*saN(-t)- "sheep; water hole"
'sauðr m. "sheep",
Sw. dial. såd, so, cf.
Sw. dial. sau "fem. sheep" (the basic form is
*sauþi-, on the missing umlaut s. Pipping, Inl. 85).
> lpN savcca
(< Proto-Norse *sauðiz, Thomsen 2, 214. Wiklund MO 5, 1911, 248).
got. sauþs "sacrifice", cf. OGutn. sauþr "well", to
OE seað "cave, spring, lake",
OFr sa:th "well",
MLG so:d "brew, spring",
MDutch soot m.n. "cooking; puddle",
MHG so:t "cooking, brew, well".
The sheep got this name, because it was the usual sacrificial animal,
cf sjóða and ásauðr.'
For sacrifice, they put sheep into wells? I disagree.
'sjóða st. V. "kochen, sieden",
Icel. fär. sjóða,
Norw. sjoda, sjoa,
OE séoðan, OFr. sia:tha, MLG se:den, MDutch sieden, OHG siodan.
Av. ha:vayeiti "simmers" (IEW 914).
cf sauðnir, sauðr, seyð, seyðir, seyðr, sjóðr 2, soð and svíða.
They have been placed with
Lit. siauciù "winnow; rage"
(Berneker IF 10, 1899, 160),
which seems questionable, but draws attention to the root *seu, which is indicative of plaiting and weaving technology (cf sýja "sew").
If one also in this case (as with drótt, folk, herr et sim.) may think of the male ring ('mannkreis'), one might think of the sacrificial fire; but this connection stays uncertain for now.'
Hmm, no. Too much Wagner. I don't think that's connected.
Try instead eg
*laN- "lamb, sheep; shallow water"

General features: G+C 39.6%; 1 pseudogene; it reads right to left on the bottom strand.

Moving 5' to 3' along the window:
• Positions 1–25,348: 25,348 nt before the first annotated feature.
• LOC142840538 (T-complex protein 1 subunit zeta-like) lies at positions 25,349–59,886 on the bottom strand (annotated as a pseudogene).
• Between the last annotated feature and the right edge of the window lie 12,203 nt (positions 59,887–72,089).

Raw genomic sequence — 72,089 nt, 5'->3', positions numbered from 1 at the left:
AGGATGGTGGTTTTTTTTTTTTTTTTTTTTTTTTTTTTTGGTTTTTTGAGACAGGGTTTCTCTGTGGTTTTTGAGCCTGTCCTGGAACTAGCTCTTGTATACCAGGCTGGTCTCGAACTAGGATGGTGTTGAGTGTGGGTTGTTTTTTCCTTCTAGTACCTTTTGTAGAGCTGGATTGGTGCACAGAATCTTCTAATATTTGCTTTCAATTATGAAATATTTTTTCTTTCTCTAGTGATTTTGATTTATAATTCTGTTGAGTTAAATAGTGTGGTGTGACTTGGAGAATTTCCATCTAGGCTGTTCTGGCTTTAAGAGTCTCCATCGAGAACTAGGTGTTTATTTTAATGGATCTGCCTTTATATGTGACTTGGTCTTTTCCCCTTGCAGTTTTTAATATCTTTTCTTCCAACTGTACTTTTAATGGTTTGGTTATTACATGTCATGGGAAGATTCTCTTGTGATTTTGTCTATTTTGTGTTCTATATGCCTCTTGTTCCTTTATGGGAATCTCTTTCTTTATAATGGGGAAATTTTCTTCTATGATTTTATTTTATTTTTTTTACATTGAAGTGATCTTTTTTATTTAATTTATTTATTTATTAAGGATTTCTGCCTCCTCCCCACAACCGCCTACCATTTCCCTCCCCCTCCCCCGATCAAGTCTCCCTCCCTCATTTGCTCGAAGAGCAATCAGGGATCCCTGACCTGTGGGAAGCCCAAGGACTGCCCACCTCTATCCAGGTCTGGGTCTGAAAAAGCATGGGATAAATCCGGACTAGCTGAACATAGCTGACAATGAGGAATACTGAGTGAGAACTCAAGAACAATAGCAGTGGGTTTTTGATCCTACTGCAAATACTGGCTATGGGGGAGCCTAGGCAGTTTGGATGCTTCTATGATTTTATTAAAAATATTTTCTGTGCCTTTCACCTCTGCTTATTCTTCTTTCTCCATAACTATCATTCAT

'lamb n. "lamb",
Icel. Norw. lamb,
> Finn. Est. Vot. lammas, Veps. lambas, Liv. la:mbas
(Thomsen 2, 190; the form of these words reflect the old -es- stem *lambas; because of the meaning "sheep" Setälä FUF 13, 1913, 398 thinks of a loan from Gothic);
> lpN. labbes (Qvigstad 204).
Gothic OE OS OHG lamb; but OE lemb (< *lambiz).
cf lemba und lo,mbungr.
Mostly compared to
Gr. élaphos (< *eln,bho) "deer" (Hirt, Ablaut 122); further
OSl. jelenI, Lit. elnis, Welsh elain;
which perhaps may be derived from a
PIE root *el "brown",
cf also elgr and elri (thus H. Petersson SVS Lund 1, 1921, 22);
the senses match badly, however.
Elsewhere could be compared
Latv. lo:ps (< *lampas) "cattle" und
Alb. l´opë f. "cow";
(thus Mikkola BB 28, 1896, 219).
All very uncertain. Occasionally in proper names, as
Lambi and Lambkárr.'
I talked today to an acquaintance of mine, an old Greenland hand, who cleared up for me some possible connection between "sheep/lamb" and "shallow water".
In Greenland, when everything is snowed under, sheep will graze on the waters edge, because the tide will clear that area of snow. In 1967 (IIRC) because there was too much snow, sheep could not get back up from the free coast strip onto the snowed-under land, so they lambed on the beach and he (and others) had to go rescue as many of the lambs as they could, before the tide took them.
Presumably also salt marshes would be snow free.